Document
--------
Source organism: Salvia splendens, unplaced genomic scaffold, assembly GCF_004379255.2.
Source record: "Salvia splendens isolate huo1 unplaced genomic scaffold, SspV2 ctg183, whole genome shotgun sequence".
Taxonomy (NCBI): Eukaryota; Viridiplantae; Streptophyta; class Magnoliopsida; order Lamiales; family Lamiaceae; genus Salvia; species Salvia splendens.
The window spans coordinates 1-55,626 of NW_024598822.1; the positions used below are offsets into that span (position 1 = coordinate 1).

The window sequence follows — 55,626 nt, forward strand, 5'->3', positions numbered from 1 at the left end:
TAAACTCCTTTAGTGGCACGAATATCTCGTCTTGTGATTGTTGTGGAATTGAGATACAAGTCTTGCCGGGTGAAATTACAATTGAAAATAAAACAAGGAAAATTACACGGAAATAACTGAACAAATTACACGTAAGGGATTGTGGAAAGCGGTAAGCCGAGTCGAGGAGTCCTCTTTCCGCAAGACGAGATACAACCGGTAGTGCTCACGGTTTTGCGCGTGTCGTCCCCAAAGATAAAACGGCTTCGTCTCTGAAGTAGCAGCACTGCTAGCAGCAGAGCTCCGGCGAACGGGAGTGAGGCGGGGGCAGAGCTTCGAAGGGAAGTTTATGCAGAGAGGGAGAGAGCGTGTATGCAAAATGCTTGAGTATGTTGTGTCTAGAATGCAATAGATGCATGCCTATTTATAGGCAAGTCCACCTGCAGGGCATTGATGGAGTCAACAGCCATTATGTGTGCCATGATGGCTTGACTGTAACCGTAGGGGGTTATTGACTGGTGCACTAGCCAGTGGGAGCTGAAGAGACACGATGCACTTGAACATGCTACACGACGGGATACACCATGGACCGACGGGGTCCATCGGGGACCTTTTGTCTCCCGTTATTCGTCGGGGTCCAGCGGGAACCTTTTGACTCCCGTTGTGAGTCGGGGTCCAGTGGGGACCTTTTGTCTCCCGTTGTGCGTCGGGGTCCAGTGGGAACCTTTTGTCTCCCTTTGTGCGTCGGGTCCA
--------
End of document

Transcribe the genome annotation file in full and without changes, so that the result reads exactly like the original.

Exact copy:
Source organism: Salvia splendens, unplaced genomic scaffold, assembly GCF_004379255.2.
Source record: "Salvia splendens isolate huo1 unplaced genomic scaffold, SspV2 ctg183, whole genome shotgun sequence".
Taxonomy (NCBI): Eukaryota; Viridiplantae; Streptophyta; class Magnoliopsida; order Lamiales; family Lamiaceae; genus Salvia; species Salvia splendens.
The window spans coordinates 1-55,626 of NW_024598822.1; the positions used below are offsets into that span (position 1 = coordinate 1).

The window sequence follows — 55,626 nt, forward strand, 5'->3', positions numbered from 1 at the left end:
TAAACTCCTTTAGTGGCACGAATATCTCGTCTTGTGATTGTTGTGGAATTGAGATACAAGTCTTGCCGGGTGAAATTACAATTGAAAATAAAACAAGGAAAATTACACGGAAATAACTGAACAAATTACACGTAAGGGATTGTGGAAAGCGGTAAGCCGAGTCGAGGAGTCCTCTTTCCGCAAGACGAGATACAACCGGTAGTGCTCACGGTTTTGCGCGTGTCGTCCCCAAAGATAAAACGGCTTCGTCTCTGAAGTAGCAGCACTGCTAGCAGCAGAGCTCCGGCGAACGGGAGTGAGGCGGGGGCAGAGCTTCGAAGGGAAGTTTATGCAGAGAGGGAGAGAGCGTGTATGCAAAATGCTTGAGTATGTTGTGTCTAGAATGCAATAGATGCATGCCTATTTATAGGCAAGTCCACCTGCAGGGCATTGATGGAGTCAACAGCCATTATGTGTGCCATGATGGCTTGACTGTAACCGTAGGGGGTTATTGACTGGTGCACTAGCCAGTGGGAGCTGAAGAGACACGATGCACTTGAACATGCTACACGACGGGATACACCATGGACCGACGGGGTCCATCGGGGACCTTTTGTCTCCCGTTATTCGTCGGGGTCCAGCGGGAACCTTTTGACTCCCGTTGTGAGTCGGGGTCCAGTGGGGACCTTTTGTCTCCCGTTGTGCGTCGGGGTCCAGTGGGAACCTTTTGTCTCCCTTTGTGCGTCGGGTCCA